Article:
Will art save the elephants? We can only hope this genre of art is raising awareness of the threat they face. Embrace the art that comes from elephants and share the art elephants create.

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Segmation is the art of pieceful imaging.  Our Elephant pattern set includes many photographs of elephants in their nature settings standing in grassy fields, dirt roads, and reflecting in water ponds. Click on the banner above to see all 20 patterns.

Read more Segmation blog posts about art and color:

Coral Reefs: Rainforests of the Sea

Baby Art Creates Dreamy Photographs

Cold Case Paintings: When Mystery and Art Collide

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The Animal Kingdom Uses Color to Survive

Humans have it easy compared to other species in the animal kingdom. We reign at the top of the food chain and do not fear becoming another animal’s lunch. However, survival is a real concern for other mammals, amphibians, reptiles, birds, and fish.

Nevertheless, today the animal kingdom is alive and well because different species have developed non-aggressive defense techniques. For instance, throughout the process of evolution, several animals have changed colors to better blend into their surroundings. Beyond protection, animals also use color to attract mates, and, in effect, prolong the existence of their species.

When we think of color-changing animals, chameleons quickly come to mind, but do you know that flamingos, robins, and snakes are said to have developed their colors somewhat deliberately, too?

For instance, baby flamingos are gray while adults are pink because the flamingo diet includes foods filled with carotenoids, which contain natural color pigments. Some of these foods include shrimp, crabs and algae.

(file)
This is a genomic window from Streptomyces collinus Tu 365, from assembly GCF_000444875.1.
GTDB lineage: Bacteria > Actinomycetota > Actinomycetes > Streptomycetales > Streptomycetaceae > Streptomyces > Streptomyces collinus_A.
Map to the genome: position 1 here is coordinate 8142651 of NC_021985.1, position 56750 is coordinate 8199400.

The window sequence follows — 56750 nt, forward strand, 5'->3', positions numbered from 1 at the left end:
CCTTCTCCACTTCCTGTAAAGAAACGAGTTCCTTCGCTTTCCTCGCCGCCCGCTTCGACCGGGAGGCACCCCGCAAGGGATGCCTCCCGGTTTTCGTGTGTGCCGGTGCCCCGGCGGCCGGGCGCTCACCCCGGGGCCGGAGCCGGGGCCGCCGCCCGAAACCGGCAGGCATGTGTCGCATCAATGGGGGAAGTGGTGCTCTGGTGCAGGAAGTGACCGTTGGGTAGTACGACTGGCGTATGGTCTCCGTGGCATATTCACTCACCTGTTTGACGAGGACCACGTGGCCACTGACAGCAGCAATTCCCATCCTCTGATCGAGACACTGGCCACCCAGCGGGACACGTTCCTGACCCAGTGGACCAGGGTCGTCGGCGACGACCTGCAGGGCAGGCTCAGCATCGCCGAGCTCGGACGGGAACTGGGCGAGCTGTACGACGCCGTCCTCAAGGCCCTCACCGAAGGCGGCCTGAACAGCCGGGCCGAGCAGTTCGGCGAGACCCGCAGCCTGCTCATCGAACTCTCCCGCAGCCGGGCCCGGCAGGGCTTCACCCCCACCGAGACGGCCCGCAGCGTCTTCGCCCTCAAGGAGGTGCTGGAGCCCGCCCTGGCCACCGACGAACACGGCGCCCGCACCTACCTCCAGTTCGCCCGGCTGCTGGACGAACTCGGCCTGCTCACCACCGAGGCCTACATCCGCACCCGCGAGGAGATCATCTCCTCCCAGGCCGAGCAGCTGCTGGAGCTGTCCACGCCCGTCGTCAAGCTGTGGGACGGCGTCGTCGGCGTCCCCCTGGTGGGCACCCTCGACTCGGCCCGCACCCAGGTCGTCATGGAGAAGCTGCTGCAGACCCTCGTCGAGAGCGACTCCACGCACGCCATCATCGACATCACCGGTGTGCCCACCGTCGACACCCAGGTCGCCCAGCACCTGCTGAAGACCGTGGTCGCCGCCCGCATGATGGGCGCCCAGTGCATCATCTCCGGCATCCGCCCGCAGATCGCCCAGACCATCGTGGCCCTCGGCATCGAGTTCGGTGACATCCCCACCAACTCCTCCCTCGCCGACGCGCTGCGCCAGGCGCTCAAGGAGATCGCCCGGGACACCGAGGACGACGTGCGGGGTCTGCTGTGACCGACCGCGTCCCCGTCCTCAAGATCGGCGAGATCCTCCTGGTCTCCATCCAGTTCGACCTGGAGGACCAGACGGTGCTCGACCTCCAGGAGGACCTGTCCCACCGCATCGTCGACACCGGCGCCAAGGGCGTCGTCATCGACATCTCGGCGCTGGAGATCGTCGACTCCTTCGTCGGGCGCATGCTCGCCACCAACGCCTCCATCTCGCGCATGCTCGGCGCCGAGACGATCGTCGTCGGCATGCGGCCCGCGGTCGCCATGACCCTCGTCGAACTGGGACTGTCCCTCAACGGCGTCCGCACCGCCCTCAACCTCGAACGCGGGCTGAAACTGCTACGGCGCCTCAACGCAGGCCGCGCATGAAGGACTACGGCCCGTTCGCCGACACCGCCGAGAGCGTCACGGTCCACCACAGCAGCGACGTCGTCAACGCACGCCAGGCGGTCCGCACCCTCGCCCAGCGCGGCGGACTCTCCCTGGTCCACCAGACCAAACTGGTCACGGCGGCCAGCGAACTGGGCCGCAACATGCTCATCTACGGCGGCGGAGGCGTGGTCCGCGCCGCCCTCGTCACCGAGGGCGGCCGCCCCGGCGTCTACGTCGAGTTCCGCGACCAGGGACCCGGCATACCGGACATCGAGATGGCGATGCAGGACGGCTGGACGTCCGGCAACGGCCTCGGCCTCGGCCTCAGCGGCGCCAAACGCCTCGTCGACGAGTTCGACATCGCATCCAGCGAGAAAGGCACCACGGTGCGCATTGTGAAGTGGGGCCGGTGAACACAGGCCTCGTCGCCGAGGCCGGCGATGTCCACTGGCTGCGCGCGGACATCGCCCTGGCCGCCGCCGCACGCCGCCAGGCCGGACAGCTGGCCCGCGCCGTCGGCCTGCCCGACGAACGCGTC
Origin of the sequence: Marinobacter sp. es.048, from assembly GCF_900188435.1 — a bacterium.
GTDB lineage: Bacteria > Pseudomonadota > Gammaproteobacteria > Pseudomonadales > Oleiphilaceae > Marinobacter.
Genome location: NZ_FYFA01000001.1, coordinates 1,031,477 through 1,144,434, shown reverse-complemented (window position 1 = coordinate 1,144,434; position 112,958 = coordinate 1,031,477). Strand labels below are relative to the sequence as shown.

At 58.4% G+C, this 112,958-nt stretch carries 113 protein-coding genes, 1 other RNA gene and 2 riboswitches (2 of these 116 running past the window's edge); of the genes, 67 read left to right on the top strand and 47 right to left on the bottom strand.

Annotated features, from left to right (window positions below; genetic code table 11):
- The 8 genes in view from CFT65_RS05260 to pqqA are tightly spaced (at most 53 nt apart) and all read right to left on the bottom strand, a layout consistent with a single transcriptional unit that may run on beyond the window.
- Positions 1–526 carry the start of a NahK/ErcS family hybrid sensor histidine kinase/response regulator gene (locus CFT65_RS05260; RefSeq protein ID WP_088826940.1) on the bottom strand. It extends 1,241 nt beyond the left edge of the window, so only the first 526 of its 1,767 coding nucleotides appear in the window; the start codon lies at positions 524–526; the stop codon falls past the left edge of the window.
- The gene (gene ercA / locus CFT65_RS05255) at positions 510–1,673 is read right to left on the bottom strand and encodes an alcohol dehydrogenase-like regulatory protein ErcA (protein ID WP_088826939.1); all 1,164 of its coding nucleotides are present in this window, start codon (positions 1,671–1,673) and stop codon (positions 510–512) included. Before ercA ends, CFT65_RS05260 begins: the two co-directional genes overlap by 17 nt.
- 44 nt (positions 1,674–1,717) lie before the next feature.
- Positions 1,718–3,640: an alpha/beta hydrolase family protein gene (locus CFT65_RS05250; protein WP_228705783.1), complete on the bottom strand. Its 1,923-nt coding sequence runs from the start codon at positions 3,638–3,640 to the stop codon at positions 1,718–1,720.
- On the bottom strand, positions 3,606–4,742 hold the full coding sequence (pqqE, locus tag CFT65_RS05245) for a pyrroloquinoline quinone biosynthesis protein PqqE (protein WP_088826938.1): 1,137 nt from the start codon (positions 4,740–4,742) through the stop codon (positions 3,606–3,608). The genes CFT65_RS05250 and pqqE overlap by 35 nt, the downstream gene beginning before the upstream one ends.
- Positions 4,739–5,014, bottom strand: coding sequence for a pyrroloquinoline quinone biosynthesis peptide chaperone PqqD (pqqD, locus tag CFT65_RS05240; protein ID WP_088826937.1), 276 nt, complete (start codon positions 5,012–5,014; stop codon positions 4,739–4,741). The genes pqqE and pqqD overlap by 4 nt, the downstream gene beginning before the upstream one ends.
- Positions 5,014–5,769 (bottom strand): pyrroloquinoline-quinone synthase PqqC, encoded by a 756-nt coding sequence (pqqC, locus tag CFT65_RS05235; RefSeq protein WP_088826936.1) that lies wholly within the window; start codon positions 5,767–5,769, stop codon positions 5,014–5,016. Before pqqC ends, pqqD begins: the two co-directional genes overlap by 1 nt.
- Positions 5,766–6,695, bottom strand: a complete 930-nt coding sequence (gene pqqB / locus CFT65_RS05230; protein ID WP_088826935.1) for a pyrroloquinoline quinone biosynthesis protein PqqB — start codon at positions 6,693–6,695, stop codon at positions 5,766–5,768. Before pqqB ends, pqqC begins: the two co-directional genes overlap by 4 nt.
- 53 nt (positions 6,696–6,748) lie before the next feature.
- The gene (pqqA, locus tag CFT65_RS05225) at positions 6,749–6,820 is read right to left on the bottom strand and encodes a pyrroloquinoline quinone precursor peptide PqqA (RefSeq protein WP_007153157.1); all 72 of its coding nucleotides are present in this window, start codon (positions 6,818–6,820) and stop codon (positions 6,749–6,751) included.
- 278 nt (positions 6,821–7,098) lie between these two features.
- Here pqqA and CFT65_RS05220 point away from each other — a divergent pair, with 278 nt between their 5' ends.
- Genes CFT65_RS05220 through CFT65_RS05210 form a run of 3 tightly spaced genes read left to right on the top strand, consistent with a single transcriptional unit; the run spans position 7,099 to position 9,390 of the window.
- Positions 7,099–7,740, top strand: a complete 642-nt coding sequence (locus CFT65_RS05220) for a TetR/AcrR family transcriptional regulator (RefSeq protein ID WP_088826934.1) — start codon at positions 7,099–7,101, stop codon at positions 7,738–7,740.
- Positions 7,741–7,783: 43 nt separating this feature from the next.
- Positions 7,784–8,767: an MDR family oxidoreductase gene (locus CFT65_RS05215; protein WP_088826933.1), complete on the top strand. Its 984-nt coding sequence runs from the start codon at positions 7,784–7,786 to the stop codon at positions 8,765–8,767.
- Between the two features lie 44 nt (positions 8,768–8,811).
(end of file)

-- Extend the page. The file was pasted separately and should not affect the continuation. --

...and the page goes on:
Humans can realize this color changing sensation to some degree. Have you heard of a person’s skin or eyes turning orange after eating a lot of carrots? “Carotenoids,” advises an NPR article “are abundant in plants, where they play a role in photosynthesis. Different carotenoids make carrots orange and beets red….”

Diets rich with carotenoids shine a new light on the familiar phrase you are what you eat. However, the same article points out that “Animals… have a lot of… color limitations.” An Ornithologist from Yale, Rick Prum, points out that birds with mostly brown and gray coloring can develop yellow and red tints if they eat certain foods but they will not have the same luck if they want to turn blue or green.  In fact, Prum says, “Blue is fascinating because the vast majority of animals are incapable of making it with pigments.” Nevertheless, several species appear blue.